Sarita Choudhury with Anne-Katrin Titze on Hirokazu Kore-eda’s Shoplifters, Nobody Knows and Like Father, Like Son: “His type of filmmaking, I just can't get enough of.” Photo: The Barber director Melanie Aronson
At the Nordic International Film Festival closing night party at Gitano, I followed up with Sarita Choudhury, who starred with Ben Kingsley and Patricia Clarkson in Isabel Coixet’s Learning To Drive, on her stated quest to get a driver’s license when we spoke at the premiere at The Paris Theatre in New York. Hirokazu Kore-eda and Ingmar Bergman are two of her favourite filmmakers and I told her as a member of the jury how much I liked Jisun Jamie Kim’s A Year, which screened in the festival.
Netflix announced that Noah Baumbach’s Marriage Story, starring Scarlett Johansson and Adam Driver with Laura Dern, Ray Liotta, Alan Alda, Julie Hagerty, and Merrit Wever will have a theatrical release at The Paris Theatre, starting on November 6. It was the Centerpiece Gala selection of the 57th New York Film Festival.
Learning To Drive co-stars Ben Kingsley and Patricia Clarkson at Southgate Photo: Anne-Katrin Titze
Earlier in the evening Sarita hosted the NIFF awards ceremony at the Roxy Cinema.
Anne-Katrin Titze: You say you'd much rather be on the jury than present the awards?
Sarita Choudhury: Oh, yeah.
AKT: You were a great presenter, though.
SC: Thank you. I was so nervous.
AKT: When we talked previously about Learning To Drive, that was at The Paris Theatre. You heard that The Paris Theatre closed?
SC: Yes. It's what's happening now in New York.
AKT: You were saying to me then [in 2015] that you didn't know how to drive and that you were going to learn how to drive. Have you in the meantime?
SC: I can't believe you ask me this! Last night I decided, I'm starting next week. That's crazy! And then I thought of the film, Learning To Drive, which I haven't thought of for years.
AKT: It's a lovely film. You were great in it. You played Ben Kingsley's wife.
Hirokazu Kore-eda in Central Park Photo: Anne-Katrin Titze
SC: Who couldn't speak!
AKT: And now you are thinking of getting your driver's license?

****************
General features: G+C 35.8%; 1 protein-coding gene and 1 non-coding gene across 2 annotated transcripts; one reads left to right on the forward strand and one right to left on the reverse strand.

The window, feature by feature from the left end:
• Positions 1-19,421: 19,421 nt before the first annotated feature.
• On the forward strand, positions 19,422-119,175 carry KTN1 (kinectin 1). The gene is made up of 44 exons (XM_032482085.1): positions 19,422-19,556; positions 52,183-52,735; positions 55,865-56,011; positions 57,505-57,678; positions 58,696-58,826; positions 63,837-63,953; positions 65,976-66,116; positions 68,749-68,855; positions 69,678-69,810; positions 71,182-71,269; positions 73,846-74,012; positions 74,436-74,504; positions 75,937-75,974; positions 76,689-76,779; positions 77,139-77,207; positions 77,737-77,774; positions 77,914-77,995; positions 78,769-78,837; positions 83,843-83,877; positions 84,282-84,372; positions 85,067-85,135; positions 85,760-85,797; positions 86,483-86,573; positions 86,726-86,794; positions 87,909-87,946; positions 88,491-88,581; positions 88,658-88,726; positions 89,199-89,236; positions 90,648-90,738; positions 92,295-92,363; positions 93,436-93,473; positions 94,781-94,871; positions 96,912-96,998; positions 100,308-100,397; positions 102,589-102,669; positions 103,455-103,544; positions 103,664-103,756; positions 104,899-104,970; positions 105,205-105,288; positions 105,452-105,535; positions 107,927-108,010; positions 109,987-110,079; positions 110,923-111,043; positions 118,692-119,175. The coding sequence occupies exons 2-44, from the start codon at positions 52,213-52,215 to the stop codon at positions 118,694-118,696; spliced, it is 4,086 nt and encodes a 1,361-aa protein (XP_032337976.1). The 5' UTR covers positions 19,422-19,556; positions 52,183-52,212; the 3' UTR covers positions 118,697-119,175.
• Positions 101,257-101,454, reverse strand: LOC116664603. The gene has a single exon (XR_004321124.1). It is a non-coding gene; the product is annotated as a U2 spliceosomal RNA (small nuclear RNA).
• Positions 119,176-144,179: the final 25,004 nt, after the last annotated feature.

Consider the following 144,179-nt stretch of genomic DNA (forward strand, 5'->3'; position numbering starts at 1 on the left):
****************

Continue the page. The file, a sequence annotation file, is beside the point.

SC: Yeah, but I felt almost weird, because I thought, hold on, Learning to Drive was about that. I was in it. It feels like it's a recurring theme for me. Like Patricia, as a character.
AKT: How did you get involved with this festival?
SC: I had done a film this year that's not out yet, called After Yang, and the assistant director on that was amazing and he then asked me "Please, can you do my short film?" And I said "Of course." And Johan produced the short. So Johan reached out to me with an e-mail, saying "Would you host?"
AKT: What is the short about?
SC: You should ask Johan. I don't know how much I'm allowed to say. It's a futuristic film to do with climate change.
AKT: Always good.
SC: Always good. So when he asked me to do this, like I said in my speech, I was like "I hate hosting." But I'm obsessed with Nordic films and I've always been. So I thought why not?
Learning To Drive at The Paris Theatre Photo: Anne-Katrin Titze
AKT: Do you have favourites?
SC: So many. I mean, starting with Bergman.
AKT: Do you have a favourite Bergman film?
SC: I mean, I guess when I started seeing Bergman films, Persona was my film. Always. I would stay with that.
AKT: Did you see any of the films in this festival?
SC: I did. And I actually need to see more because I keep meeting some of the filmmakers. I almost prefer festivals over new releases now. Because I'm realising I guess competition is so high, what we're seeing on platforms like Netflix are only the ones the masses watch around the world. So these very small unique voices, they're still not being seen.
AKT: They get lost.
SC: They're brilliant. And people think, oh they're not being seen because they're not great enough. No! It's because you might have to have a certain patience of art to love them.
AKT: I was on the jury, as you know, and I saw one film in the category of International Shorts that I really loved. It's called A Year.
Nordic International Film Festival poster
SC: I will ask to see that.
AKT: It's about a woman in Nepal who has to make the decision to either stay with her children or become a surrogate, which means leaving for a year, but it would finance her kids' education and help the family survive. It has beautiful cinematography and depth to it.
SC: This is what I was saying, a lot of Nordic films in general … well there isn't general, so it's wrong to generalise. The depth is almost a given, but the artistic twist is not documentary, which I love. It's two points of view. Reality mixing with a point of view.
AKT: What were some of the best films you've seen this year in general? Did you go to the New York Film Festival?
SC: I was working. I keep missing festivals. I've been watching a lot of Kore-eda films. I saw Shoplifters.
AKT: Shoplifters is very good.
AKT: He's great. I talked with him about Like Father, Like Son.
AKT: It was with a translator. I loved the film.
SC: I mean, literally his type of filmmaking, I just can't get enough of. And it made me realise we have this appetite that's not… I'm noticing it's more in the festivals. Or we need a new curated platform. Someone to create a site that's popular for people like us, who show their best choice from a festival.
AKT: Quality! Instead of trying to cater to some generic taste. We're much more alike internationally, than we are different. It is what the best films show.
SC: I agree.